So I accidentally burnt a PCB trace and I'm trying to fix it with a wire + some solder. The PCB trace clearly connects two metal pins.

My question is, would it be better to completely bypass the trace and solder the wire from one pin to another? Or to solder the wire from the good part of the trace, over the burnt part, to the other side of burnt part (so still using the good parts of the trace)?

I don't have that many materials, so I can't really do any fancy repairs.


  • \$\begingroup\$ It should go without saying that pictures are necessary here. \$\endgroup\$
    – Matt Young
    Aug 26, 2015 at 2:13
  • 3
    \$\begingroup\$ You should find this page very handy IPC and JEDEC conforming PCB repair procedures. About 10 different ways to fix a trace there \$\endgroup\$
    – crasic
    Aug 26, 2015 at 2:46
  • \$\begingroup\$ You need photos and some explanation of what the trace did. For example, if the trace carried mains voltage to a relay then you should try to maintain proper clearances for safety. Laying a bare wire down the middle of where the trace was (and perhaps tack it down with some dollar store epoxy) might be the right approach. Or bypass it with a suitable insulated wire. The gauge of the wire has to be sufficient for the purpose (current or voltage drop) in any case. There are other special situations, it just depends. \$\endgroup\$ Aug 26, 2015 at 4:23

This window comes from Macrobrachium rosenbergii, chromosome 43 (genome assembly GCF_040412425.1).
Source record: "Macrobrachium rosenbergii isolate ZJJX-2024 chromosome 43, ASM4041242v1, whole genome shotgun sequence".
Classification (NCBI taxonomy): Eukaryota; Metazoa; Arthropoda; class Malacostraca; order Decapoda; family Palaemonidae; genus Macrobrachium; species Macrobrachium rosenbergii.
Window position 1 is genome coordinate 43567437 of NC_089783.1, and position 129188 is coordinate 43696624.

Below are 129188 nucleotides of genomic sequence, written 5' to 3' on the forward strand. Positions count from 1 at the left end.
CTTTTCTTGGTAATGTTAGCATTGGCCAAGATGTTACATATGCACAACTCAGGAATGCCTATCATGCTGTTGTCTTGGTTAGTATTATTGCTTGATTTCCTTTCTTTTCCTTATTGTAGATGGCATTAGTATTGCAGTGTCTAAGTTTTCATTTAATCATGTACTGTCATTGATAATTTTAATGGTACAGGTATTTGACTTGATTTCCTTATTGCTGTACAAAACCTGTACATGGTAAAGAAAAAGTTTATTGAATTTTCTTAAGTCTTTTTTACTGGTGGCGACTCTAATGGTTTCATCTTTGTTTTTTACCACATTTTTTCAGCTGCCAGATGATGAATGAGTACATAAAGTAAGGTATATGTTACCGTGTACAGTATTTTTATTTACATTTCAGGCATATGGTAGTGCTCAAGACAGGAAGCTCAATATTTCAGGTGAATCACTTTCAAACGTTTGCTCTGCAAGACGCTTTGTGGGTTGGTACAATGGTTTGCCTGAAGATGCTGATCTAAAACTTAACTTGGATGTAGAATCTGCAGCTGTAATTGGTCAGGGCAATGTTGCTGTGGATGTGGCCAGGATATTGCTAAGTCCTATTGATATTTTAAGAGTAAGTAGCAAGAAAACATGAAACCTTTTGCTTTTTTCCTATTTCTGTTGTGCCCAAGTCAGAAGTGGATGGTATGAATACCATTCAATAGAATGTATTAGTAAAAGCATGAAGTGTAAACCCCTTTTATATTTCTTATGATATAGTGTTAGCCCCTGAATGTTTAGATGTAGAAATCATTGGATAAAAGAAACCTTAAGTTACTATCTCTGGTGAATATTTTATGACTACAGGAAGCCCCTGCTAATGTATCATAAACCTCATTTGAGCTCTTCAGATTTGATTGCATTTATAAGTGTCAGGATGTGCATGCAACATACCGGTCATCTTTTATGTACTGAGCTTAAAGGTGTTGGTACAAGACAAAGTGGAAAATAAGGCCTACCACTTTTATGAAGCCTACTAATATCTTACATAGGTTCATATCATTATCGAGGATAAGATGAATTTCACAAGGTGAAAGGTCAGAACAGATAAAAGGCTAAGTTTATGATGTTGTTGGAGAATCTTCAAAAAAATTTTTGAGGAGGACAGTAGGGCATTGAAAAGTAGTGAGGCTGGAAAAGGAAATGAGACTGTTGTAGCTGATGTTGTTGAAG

• \$\begingroup\$ @crasic good link. It was very informative \$\endgroup\$
    – efox29
    Aug 26, 2015 at 4:27

2 Answers 2


Either way would work.

I'd normally try to just bypass the damaged part, following the damaged track. However, is it sometimes hard, particularly with very narrow tracks or heavy solder mask, to get the repair wire to stick to the track, so it my be easier to bypass the track altogether and go pin-to-pin. (I use #30 wire wrap wire for such repairs (or error corrections)).


I would use a wire to bypass the whole trace. Scraping the solder mask and the heat from the soldering iron can stress the already damaged trace, and could lead to the trace lifting, at the solder time or in future.

Also scraping the solder mask will let the copper unprotected from air moisture, and can cause oxidation in the future.

But seeing the extension of the damage, and the traces involved, we can give you a better suggestion and/or solution. Post a photo of the damaged area so we can see it.


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